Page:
When set up, the Sri Lankan government had easily brushed aside claims that the welfare villages are actually concentration camps for Tamil civilians. Its claim that it needed to screen the civilians for the Tigers was could not be rejected outright, though international concern for the civilians held there was always high. There were reports of how Sri Lankan officials did their best to improvise and feed the detainees in the face of scarcity of everywhere. However, it’s been almost two months since the LTTE Suprémo Prabhakaran was killed and the government’s aura of righteousness is fading away and fast.

The Sri Lankan government has announced that it will increase the strength of its already bloated army by 50%, making it 300,000 strong. It has also asked the International Committee of the Red Cross (ICRC) to scale down its activities in Sri Lanka. The ICRC has been forced to comply. This is not a positive step.

For one, as this BBC report says, the Red Cross is the only international organisation with a presence in Sri Lanka and if it were to cut back its staff strength considerably, it will drastically curtail independent monitoring of various government run ‘welfare camps’.

More importantly, since Sri Lanka obviously does not have the resources needed to maintain the inmates of the ‘welfare villages’ with even basic amenities, the demand that the Red Cross ought to scale down its activities can only be described as callous and cruel.

It is not only inside the welfare villages that the Sri Lankan government is being found wanting. This article (again from The Times) talks of how the Sri Lankan government is trying to coerce Tamil speaking Muslims, who were forced by the LTTE to leave their homes in Jaffna 18 years ago, to return to their villages immediately. Apparently their rations have been cut drastically so that they have no choice, but to return to Jaffna where they may be targeted by the remnants of the LTTE.

Recently I happened to read Michael Ondaatje’s classic ‘Anil’s Ghost.’ I am an Ondaatje fan, but I hadn’t read this novel till last week, though it is supposed to be one of Ondaatje’s best, if not the best. Anil’s Ghost is the story of Anil Tissera, a Sinhalese girl who goes abroad when very young, studies medicine at Guy’s hospital in London, and later trains as a forensic anthropologist in the US. Anil returns to Sri Lanka after an absence of 15 years in order to carry out an investigation on behalf of a UN agency into the numerous extra-judicial murders taking place in the emerald island. Anil stumbles into ‘Sailor’s skeleton and she struggles to discover his identity and prove that he was picked up by the government’s men and ‘disappeared.’

Ondaatje manages to capture the mental state of a country at war, where everyone looks across his or her shoulder, where fear stalks the land, where the life of a man who speaks out against the government is worth nothing. There are Tamil rebels and JVP fighters in Ondaatje’s book, and of course government forces who carry out extra-judicial killings. Somehow the men doing the government’s dirty work appear to be much more nasty and cruel than both groups of rebels. It is a disturbing picture, one that will not easily go away from any reader’s mind. I am sure that Ondaatje has accurately captured the state of Sri Lanka, which in all probability exists even now.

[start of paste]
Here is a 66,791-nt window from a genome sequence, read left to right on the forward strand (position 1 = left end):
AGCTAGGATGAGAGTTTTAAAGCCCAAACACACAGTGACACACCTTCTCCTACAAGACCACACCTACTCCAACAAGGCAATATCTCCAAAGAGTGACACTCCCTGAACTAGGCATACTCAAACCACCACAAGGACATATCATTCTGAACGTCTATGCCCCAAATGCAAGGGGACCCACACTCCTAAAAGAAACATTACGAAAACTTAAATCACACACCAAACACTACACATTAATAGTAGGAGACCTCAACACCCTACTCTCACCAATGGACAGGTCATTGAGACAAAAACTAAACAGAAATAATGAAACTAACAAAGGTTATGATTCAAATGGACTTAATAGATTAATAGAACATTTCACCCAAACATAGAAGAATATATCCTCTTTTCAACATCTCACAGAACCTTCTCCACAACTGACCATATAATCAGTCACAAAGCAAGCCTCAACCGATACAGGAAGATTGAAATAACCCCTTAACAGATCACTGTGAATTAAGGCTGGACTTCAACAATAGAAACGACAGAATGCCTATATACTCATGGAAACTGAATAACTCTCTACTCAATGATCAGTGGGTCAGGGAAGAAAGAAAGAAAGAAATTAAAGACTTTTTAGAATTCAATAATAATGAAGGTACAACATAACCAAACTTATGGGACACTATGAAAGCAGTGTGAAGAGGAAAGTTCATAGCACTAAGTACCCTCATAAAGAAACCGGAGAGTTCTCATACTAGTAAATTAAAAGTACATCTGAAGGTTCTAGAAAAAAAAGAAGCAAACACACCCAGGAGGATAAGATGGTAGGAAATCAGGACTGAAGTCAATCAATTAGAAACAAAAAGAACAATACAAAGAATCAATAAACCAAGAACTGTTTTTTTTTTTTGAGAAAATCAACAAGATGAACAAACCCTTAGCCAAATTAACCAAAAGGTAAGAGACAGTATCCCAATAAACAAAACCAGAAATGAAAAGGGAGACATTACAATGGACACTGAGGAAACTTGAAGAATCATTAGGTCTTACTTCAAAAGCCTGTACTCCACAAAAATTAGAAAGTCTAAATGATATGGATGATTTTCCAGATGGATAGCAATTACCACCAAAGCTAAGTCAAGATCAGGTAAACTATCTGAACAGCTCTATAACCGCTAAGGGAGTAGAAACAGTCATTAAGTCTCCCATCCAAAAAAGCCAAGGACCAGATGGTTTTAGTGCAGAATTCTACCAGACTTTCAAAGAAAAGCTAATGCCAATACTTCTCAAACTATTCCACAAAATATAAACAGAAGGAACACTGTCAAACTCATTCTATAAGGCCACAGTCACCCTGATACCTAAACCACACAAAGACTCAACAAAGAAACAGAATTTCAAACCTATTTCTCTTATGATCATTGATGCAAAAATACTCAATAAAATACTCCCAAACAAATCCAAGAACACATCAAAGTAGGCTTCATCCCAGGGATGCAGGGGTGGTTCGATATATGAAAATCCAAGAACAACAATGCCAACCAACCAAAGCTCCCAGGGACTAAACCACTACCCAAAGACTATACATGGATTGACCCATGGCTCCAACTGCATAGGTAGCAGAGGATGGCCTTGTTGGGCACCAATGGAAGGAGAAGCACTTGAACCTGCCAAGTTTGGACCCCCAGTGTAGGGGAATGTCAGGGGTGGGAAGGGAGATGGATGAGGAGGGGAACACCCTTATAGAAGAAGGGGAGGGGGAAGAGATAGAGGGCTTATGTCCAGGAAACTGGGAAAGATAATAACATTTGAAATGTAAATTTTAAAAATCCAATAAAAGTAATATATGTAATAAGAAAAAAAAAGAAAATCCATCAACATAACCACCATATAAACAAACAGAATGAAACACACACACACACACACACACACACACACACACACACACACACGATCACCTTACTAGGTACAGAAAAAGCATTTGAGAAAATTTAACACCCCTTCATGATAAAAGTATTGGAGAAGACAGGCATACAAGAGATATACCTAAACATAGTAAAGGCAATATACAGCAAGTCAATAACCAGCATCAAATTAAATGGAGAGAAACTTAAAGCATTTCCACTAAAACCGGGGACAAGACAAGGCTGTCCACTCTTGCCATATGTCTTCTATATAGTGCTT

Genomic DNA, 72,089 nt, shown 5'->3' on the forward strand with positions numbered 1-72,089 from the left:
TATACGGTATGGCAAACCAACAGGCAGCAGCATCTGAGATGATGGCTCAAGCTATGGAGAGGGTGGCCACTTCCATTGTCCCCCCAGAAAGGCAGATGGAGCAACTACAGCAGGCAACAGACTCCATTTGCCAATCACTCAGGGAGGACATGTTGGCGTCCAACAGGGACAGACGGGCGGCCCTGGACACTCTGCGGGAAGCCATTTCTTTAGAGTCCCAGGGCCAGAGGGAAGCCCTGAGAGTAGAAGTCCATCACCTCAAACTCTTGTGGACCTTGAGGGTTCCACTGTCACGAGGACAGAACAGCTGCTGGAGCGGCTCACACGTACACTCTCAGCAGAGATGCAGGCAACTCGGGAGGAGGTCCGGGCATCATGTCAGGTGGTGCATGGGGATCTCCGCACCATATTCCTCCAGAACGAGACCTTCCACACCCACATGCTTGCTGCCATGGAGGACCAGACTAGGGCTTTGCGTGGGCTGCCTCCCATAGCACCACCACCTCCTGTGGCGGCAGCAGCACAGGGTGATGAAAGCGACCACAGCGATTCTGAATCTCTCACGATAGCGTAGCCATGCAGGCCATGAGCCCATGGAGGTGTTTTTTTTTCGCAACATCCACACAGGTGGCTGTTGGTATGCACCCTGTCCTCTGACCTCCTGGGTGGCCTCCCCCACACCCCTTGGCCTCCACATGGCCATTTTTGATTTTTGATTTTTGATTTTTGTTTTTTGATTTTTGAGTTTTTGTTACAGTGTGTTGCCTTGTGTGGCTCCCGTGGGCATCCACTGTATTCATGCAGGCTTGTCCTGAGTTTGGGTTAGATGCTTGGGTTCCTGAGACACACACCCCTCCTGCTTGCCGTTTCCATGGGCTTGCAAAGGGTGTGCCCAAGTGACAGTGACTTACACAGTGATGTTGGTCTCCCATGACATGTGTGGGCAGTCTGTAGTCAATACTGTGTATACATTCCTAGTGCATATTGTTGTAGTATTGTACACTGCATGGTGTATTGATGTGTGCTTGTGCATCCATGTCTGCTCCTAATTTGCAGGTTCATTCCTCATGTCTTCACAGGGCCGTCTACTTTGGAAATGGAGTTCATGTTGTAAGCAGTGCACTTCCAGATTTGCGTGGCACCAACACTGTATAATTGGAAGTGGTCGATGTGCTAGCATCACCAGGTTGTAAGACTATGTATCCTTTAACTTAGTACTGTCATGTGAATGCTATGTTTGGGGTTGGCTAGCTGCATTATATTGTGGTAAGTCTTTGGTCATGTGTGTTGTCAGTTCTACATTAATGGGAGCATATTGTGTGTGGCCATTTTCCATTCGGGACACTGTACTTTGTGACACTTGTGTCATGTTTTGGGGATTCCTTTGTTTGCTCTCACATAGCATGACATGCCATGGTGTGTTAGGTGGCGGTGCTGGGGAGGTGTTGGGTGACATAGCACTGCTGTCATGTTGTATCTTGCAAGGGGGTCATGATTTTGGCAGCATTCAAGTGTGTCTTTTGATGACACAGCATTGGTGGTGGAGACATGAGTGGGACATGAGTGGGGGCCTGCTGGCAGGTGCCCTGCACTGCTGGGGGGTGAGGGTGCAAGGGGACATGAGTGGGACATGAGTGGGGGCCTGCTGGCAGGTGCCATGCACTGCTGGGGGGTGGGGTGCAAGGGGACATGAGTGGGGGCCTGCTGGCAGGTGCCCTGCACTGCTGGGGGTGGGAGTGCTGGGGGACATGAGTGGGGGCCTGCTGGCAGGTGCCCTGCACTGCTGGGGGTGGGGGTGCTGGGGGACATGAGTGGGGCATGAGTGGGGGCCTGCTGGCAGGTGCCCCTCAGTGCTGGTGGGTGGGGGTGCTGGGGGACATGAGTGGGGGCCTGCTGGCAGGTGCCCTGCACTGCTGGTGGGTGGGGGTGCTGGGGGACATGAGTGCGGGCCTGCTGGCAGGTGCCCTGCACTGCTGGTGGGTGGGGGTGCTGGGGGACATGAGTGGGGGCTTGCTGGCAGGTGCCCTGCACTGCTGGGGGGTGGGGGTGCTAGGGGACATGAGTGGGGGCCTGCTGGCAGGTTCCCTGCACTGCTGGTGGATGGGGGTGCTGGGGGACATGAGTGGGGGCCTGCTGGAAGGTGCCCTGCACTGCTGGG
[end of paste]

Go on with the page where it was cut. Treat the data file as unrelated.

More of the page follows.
Should the international community boycott Sri Lanka as advocated by the Times?

No, I don’t think so. Not yet anyway. The Sri Lankan government is not the only government to win a war and be unprepared for the ensuing peace. The United States and its allies were caught with their pants down in Iraq after they had comprehensively defeated Saddam’s forces. However, the United States and the rest of the coalition did mobilise resources and make an effort to make up for their lapse, though it hasn’t been a resounding success. The Sri Lankan government has only a fraction of the resources that the United States has and ought to be given a bit more time to prove its credentials. However, if matters don’t improve for the hapless people struck in the welfare camps very soon, Sri Lanka may soon find itself at the wrong end of international scorn and anger.

The only reason why the Sri Lankan government received so much support in its fight against the LTTE was because the LTTE was so much nastier than the Sri Lankan government, which is, all said and done, a democratically elected government. So many unpardonable unpardonable crimes were committed by the government’s men during the civil war, acts like Lasantha Wickrematunge’s murder and the killings of so many journalists and activists. The international community (I include myself in this community) overlooked all that. Now that the LTTE is no more, the Sri Lankan government will find that the universe is no longer so tolerant.

Tuesday, 14 July 2009

I Don’t Have A Surname. Do You?

Recently a friend of mine who finished a Masters degree from a prestigious university in the UK received an offer of employment from a firm that designed oil drilling equipment. One of the conditions of the offer was that my friend had to produce copies of his A Level, undergraduate and post graduate degree certificates. Within a day of emailing scanned copies of the certificates, my friend received a call from his future employer’s HR department which wanted him to explain why the name on his A Level and undergraduate certificates was different from the one on his passport and post certificates.